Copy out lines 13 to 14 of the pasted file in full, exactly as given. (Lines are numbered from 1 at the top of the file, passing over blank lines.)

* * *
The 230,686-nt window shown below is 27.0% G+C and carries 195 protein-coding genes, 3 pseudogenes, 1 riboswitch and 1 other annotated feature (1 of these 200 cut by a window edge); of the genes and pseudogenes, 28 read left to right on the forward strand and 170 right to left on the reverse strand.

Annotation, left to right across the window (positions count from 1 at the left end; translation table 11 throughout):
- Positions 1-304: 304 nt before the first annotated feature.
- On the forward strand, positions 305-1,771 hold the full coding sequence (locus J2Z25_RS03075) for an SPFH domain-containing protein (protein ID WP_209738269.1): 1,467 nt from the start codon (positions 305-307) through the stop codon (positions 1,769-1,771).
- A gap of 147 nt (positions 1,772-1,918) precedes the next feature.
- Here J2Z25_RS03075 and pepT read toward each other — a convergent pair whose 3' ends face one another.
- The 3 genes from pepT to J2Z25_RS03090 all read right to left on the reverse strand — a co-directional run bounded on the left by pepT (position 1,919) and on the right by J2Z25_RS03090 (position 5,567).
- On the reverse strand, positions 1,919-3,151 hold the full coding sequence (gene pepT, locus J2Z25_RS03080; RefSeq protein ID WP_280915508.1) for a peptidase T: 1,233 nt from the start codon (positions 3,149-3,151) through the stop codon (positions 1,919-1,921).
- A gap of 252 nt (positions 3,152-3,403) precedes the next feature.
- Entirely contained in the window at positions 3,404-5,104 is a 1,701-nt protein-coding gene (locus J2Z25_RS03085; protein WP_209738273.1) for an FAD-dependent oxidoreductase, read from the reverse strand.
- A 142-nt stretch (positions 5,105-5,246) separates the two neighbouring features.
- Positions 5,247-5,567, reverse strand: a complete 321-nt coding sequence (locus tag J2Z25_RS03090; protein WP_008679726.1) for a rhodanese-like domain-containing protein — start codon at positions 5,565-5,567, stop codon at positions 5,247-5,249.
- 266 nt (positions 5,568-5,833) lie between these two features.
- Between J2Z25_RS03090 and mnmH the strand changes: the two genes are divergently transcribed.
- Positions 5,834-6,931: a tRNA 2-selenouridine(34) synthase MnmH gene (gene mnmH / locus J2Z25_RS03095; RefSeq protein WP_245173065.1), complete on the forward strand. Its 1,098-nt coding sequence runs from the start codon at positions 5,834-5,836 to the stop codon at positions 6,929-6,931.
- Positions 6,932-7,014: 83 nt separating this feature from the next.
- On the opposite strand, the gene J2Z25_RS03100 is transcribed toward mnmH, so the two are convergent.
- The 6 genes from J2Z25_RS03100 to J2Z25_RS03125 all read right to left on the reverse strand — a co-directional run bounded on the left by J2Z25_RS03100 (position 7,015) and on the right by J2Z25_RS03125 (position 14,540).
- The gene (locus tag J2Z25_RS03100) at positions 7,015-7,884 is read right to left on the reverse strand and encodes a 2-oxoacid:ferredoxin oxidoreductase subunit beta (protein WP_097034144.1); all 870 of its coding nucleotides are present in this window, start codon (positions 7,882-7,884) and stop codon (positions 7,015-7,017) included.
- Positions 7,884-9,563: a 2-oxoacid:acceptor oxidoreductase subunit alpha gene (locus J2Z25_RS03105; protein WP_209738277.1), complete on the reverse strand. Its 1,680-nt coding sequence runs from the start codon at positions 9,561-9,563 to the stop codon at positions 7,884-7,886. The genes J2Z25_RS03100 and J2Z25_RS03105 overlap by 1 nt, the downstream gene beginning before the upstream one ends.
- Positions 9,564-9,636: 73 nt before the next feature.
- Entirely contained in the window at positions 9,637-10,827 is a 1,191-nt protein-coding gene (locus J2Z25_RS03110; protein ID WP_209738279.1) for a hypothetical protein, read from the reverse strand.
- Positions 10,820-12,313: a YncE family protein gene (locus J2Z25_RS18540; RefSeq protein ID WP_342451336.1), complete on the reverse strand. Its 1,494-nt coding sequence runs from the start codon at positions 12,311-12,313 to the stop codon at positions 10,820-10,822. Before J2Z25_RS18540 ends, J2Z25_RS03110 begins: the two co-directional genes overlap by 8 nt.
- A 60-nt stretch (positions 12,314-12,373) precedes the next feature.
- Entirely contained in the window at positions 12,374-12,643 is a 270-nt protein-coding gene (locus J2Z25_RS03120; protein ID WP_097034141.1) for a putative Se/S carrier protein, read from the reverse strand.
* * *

- 266 nt (positions 5,568-5,833) lie between these two features.
- Between J2Z25_RS03090 and mnmH the strand changes: the two genes are divergently transcribed.